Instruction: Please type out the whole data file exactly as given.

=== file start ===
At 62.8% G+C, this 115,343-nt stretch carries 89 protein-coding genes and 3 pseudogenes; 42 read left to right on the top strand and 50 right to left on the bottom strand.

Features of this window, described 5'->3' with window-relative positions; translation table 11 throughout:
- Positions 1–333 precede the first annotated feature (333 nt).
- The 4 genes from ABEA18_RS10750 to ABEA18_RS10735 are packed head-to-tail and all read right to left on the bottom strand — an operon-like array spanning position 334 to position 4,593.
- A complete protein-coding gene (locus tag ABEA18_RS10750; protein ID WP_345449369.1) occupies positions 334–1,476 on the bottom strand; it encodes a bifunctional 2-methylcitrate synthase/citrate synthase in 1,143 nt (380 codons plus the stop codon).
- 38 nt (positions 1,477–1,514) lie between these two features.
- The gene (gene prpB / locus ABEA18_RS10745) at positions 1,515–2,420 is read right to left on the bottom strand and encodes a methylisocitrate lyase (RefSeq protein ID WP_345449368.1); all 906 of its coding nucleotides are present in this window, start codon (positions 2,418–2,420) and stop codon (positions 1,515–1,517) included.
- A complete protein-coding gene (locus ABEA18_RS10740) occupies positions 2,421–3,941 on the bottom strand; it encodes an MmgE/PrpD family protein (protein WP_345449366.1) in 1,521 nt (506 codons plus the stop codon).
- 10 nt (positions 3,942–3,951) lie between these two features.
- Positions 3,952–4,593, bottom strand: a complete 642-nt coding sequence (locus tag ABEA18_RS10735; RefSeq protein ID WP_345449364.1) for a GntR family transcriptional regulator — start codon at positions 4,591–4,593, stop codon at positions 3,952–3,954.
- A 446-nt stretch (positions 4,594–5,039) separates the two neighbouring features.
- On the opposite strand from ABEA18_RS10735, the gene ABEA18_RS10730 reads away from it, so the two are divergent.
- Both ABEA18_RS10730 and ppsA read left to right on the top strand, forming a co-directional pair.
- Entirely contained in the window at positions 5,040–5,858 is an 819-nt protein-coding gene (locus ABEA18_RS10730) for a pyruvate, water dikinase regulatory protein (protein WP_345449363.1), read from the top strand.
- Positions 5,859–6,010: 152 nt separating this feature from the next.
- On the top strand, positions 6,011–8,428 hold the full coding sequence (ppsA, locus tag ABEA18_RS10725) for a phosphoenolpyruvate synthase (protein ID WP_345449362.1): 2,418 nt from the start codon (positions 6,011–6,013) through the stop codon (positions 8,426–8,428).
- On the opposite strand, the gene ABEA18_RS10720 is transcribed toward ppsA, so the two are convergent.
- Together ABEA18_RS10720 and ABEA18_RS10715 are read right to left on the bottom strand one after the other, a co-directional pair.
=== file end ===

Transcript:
At 62.8% G+C, this 115,343-nt stretch carries 89 protein-coding genes and 3 pseudogenes; 42 read left to right on the top strand and 50 right to left on the bottom strand.

Features of this window, described 5'->3' with window-relative positions; translation table 11 throughout:
- Positions 1–333 precede the first annotated feature (333 nt).
- The 4 genes from ABEA18_RS10750 to ABEA18_RS10735 are packed head-to-tail and all read right to left on the bottom strand — an operon-like array spanning position 334 to position 4,593.
- A complete protein-coding gene (locus tag ABEA18_RS10750; protein ID WP_345449369.1) occupies positions 334–1,476 on the bottom strand; it encodes a bifunctional 2-methylcitrate synthase/citrate synthase in 1,143 nt (380 codons plus the stop codon).
- 38 nt (positions 1,477–1,514) lie between these two features.
- The gene (gene prpB / locus ABEA18_RS10745) at positions 1,515–2,420 is read right to left on the bottom strand and encodes a methylisocitrate lyase (RefSeq protein ID WP_345449368.1); all 906 of its coding nucleotides are present in this window, start codon (positions 2,418–2,420) and stop codon (positions 1,515–1,517) included.
- A complete protein-coding gene (locus ABEA18_RS10740) occupies positions 2,421–3,941 on the bottom strand; it encodes an MmgE/PrpD family protein (protein WP_345449366.1) in 1,521 nt (506 codons plus the stop codon).
- 10 nt (positions 3,942–3,951) lie between these two features.
- Positions 3,952–4,593, bottom strand: a complete 642-nt coding sequence (locus tag ABEA18_RS10735; RefSeq protein ID WP_345449364.1) for a GntR family transcriptional regulator — start codon at positions 4,591–4,593, stop codon at positions 3,952–3,954.
- A 446-nt stretch (positions 4,594–5,039) separates the two neighbouring features.
- On the opposite strand from ABEA18_RS10735, the gene ABEA18_RS10730 reads away from it, so the two are divergent.
- Both ABEA18_RS10730 and ppsA read left to right on the top strand, forming a co-directional pair.
- Entirely contained in the window at positions 5,040–5,858 is an 819-nt protein-coding gene (locus ABEA18_RS10730) for a pyruvate, water dikinase regulatory protein (protein WP_345449363.1), read from the top strand.
- Positions 5,859–6,010: 152 nt separating this feature from the next.
- On the top strand, positions 6,011–8,428 hold the full coding sequence (ppsA, locus tag ABEA18_RS10725) for a phosphoenolpyruvate synthase (protein ID WP_345449362.1): 2,418 nt from the start codon (positions 6,011–6,013) through the stop codon (positions 8,426–8,428).
- On the opposite strand, the gene ABEA18_RS10720 is transcribed toward ppsA, so the two are convergent.
- Together ABEA18_RS10720 and ABEA18_RS10715 are read right to left on the bottom strand one after the other, a co-directional pair.